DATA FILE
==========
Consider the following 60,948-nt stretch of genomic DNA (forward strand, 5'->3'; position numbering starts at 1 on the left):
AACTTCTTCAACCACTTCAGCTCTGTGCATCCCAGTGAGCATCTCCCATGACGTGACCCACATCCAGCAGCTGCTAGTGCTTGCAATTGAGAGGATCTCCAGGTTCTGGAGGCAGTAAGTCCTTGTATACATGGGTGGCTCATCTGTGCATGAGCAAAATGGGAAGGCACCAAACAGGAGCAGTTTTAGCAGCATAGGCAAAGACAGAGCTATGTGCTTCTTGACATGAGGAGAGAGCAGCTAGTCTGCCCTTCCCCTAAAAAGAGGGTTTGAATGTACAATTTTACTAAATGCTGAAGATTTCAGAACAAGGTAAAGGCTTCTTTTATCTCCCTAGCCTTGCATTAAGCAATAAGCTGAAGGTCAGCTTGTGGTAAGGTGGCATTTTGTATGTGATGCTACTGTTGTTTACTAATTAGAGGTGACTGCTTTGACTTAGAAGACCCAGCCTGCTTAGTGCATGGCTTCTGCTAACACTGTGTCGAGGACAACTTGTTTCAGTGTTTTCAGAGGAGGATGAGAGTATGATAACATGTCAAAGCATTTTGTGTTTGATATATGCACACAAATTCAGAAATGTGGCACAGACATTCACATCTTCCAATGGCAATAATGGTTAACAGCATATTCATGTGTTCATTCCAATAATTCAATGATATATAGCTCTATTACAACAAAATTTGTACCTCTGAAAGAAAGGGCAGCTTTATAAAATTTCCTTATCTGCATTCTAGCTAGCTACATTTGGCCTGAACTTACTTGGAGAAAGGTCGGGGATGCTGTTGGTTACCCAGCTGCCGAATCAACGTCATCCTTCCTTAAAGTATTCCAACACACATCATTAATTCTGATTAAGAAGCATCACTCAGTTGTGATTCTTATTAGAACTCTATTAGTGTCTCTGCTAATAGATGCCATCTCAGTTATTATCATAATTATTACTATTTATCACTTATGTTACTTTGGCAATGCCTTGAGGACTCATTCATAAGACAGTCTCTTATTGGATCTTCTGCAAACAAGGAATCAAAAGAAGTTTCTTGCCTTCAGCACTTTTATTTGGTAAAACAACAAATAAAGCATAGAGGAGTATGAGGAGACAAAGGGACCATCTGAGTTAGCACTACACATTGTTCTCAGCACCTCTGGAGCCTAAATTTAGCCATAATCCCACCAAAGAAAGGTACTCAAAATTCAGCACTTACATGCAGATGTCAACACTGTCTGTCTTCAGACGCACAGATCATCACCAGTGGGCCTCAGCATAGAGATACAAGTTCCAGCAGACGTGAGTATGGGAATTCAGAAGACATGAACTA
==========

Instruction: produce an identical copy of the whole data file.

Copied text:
Consider the following 60,948-nt stretch of genomic DNA (forward strand, 5'->3'; position numbering starts at 1 on the left):
AACTTCTTCAACCACTTCAGCTCTGTGCATCCCAGTGAGCATCTCCCATGACGTGACCCACATCCAGCAGCTGCTAGTGCTTGCAATTGAGAGGATCTCCAGGTTCTGGAGGCAGTAAGTCCTTGTATACATGGGTGGCTCATCTGTGCATGAGCAAAATGGGAAGGCACCAAACAGGAGCAGTTTTAGCAGCATAGGCAAAGACAGAGCTATGTGCTTCTTGACATGAGGAGAGAGCAGCTAGTCTGCCCTTCCCCTAAAAAGAGGGTTTGAATGTACAATTTTACTAAATGCTGAAGATTTCAGAACAAGGTAAAGGCTTCTTTTATCTCCCTAGCCTTGCATTAAGCAATAAGCTGAAGGTCAGCTTGTGGTAAGGTGGCATTTTGTATGTGATGCTACTGTTGTTTACTAATTAGAGGTGACTGCTTTGACTTAGAAGACCCAGCCTGCTTAGTGCATGGCTTCTGCTAACACTGTGTCGAGGACAACTTGTTTCAGTGTTTTCAGAGGAGGATGAGAGTATGATAACATGTCAAAGCATTTTGTGTTTGATATATGCACACAAATTCAGAAATGTGGCACAGACATTCACATCTTCCAATGGCAATAATGGTTAACAGCATATTCATGTGTTCATTCCAATAATTCAATGATATATAGCTCTATTACAACAAAATTTGTACCTCTGAAAGAAAGGGCAGCTTTATAAAATTTCCTTATCTGCATTCTAGCTAGCTACATTTGGCCTGAACTTACTTGGAGAAAGGTCGGGGATGCTGTTGGTTACCCAGCTGCCGAATCAACGTCATCCTTCCTTAAAGTATTCCAACACACATCATTAATTCTGATTAAGAAGCATCACTCAGTTGTGATTCTTATTAGAACTCTATTAGTGTCTCTGCTAATAGATGCCATCTCAGTTATTATCATAATTATTACTATTTATCACTTATGTTACTTTGGCAATGCCTTGAGGACTCATTCATAAGACAGTCTCTTATTGGATCTTCTGCAAACAAGGAATCAAAAGAAGTTTCTTGCCTTCAGCACTTTTATTTGGTAAAACAACAAATAAAGCATAGAGGAGTATGAGGAGACAAAGGGACCATCTGAGTTAGCACTACACATTGTTCTCAGCACCTCTGGAGCCTAAATTTAGCCATAATCCCACCAAAGAAAGGTACTCAAAATTCAGCACTTACATGCAGATGTCAACACTGTCTGTCTTCAGACGCACAGATCATCACCAGTGGGCCTCAGCATAGAGATACAAGTTCCAGCAGACGTGAGTATGGGAATTCAGAAGACATGAACTA